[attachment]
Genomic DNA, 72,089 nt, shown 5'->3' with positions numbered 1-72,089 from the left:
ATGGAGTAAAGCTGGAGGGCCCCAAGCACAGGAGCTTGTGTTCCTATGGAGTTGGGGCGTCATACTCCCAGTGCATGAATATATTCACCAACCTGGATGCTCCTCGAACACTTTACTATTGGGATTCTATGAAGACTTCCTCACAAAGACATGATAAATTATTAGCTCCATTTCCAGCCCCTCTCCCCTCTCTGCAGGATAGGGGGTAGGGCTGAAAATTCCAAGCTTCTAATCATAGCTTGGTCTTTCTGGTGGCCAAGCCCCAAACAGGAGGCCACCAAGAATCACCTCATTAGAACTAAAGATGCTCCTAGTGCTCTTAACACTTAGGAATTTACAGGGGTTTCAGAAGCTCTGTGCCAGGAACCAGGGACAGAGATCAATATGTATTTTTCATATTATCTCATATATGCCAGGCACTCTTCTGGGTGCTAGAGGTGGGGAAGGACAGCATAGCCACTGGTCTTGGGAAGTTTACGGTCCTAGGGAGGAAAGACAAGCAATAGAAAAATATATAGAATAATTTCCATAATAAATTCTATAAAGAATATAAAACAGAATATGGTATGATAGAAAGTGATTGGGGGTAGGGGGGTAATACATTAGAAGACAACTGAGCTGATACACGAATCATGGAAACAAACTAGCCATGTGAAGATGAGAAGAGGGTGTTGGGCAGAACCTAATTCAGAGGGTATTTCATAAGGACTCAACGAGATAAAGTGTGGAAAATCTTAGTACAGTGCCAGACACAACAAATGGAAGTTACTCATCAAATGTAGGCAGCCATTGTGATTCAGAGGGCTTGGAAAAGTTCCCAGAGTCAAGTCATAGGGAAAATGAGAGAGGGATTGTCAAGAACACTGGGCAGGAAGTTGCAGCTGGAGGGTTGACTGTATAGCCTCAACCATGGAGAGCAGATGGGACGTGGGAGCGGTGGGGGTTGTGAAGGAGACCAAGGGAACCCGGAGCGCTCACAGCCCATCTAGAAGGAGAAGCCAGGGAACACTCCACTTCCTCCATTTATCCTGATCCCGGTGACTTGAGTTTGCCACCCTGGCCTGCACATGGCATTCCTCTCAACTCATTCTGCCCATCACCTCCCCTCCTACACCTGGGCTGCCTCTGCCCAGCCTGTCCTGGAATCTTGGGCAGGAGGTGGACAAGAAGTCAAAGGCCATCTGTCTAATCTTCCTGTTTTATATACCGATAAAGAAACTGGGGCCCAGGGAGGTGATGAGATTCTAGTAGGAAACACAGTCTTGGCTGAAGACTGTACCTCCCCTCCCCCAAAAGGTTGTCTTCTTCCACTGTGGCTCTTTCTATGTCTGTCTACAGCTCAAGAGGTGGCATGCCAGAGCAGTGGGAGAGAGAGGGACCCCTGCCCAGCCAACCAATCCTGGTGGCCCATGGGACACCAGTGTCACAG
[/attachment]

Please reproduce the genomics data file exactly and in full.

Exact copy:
Genomic DNA, 72,089 nt, shown 5'->3' with positions numbered 1-72,089 from the left:
ATGGAGTAAAGCTGGAGGGCCCCAAGCACAGGAGCTTGTGTTCCTATGGAGTTGGGGCGTCATACTCCCAGTGCATGAATATATTCACCAACCTGGATGCTCCTCGAACACTTTACTATTGGGATTCTATGAAGACTTCCTCACAAAGACATGATAAATTATTAGCTCCATTTCCAGCCCCTCTCCCCTCTCTGCAGGATAGGGGGTAGGGCTGAAAATTCCAAGCTTCTAATCATAGCTTGGTCTTTCTGGTGGCCAAGCCCCAAACAGGAGGCCACCAAGAATCACCTCATTAGAACTAAAGATGCTCCTAGTGCTCTTAACACTTAGGAATTTACAGGGGTTTCAGAAGCTCTGTGCCAGGAACCAGGGACAGAGATCAATATGTATTTTTCATATTATCTCATATATGCCAGGCACTCTTCTGGGTGCTAGAGGTGGGGAAGGACAGCATAGCCACTGGTCTTGGGAAGTTTACGGTCCTAGGGAGGAAAGACAAGCAATAGAAAAATATATAGAATAATTTCCATAATAAATTCTATAAAGAATATAAAACAGAATATGGTATGATAGAAAGTGATTGGGGGTAGGGGGGTAATACATTAGAAGACAACTGAGCTGATACACGAATCATGGAAACAAACTAGCCATGTGAAGATGAGAAGAGGGTGTTGGGCAGAACCTAATTCAGAGGGTATTTCATAAGGACTCAACGAGATAAAGTGTGGAAAATCTTAGTACAGTGCCAGACACAACAAATGGAAGTTACTCATCAAATGTAGGCAGCCATTGTGATTCAGAGGGCTTGGAAAAGTTCCCAGAGTCAAGTCATAGGGAAAATGAGAGAGGGATTGTCAAGAACACTGGGCAGGAAGTTGCAGCTGGAGGGTTGACTGTATAGCCTCAACCATGGAGAGCAGATGGGACGTGGGAGCGGTGGGGGTTGTGAAGGAGACCAAGGGAACCCGGAGCGCTCACAGCCCATCTAGAAGGAGAAGCCAGGGAACACTCCACTTCCTCCATTTATCCTGATCCCGGTGACTTGAGTTTGCCACCCTGGCCTGCACATGGCATTCCTCTCAACTCATTCTGCCCATCACCTCCCCTCCTACACCTGGGCTGCCTCTGCCCAGCCTGTCCTGGAATCTTGGGCAGGAGGTGGACAAGAAGTCAAAGGCCATCTGTCTAATCTTCCTGTTTTATATACCGATAAAGAAACTGGGGCCCAGGGAGGTGATGAGATTCTAGTAGGAAACACAGTCTTGGCTGAAGACTGTACCTCCCCTCCCCCAAAAGGTTGTCTTCTTCCACTGTGGCTCTTTCTATGTCTGTCTACAGCTCAAGAGGTGGCATGCCAGAGCAGTGGGAGAGAGAGGGACCCCTGCCCAGCCAACCAATCCTGGTGGCCCATGGGACACCAGTGTCACAG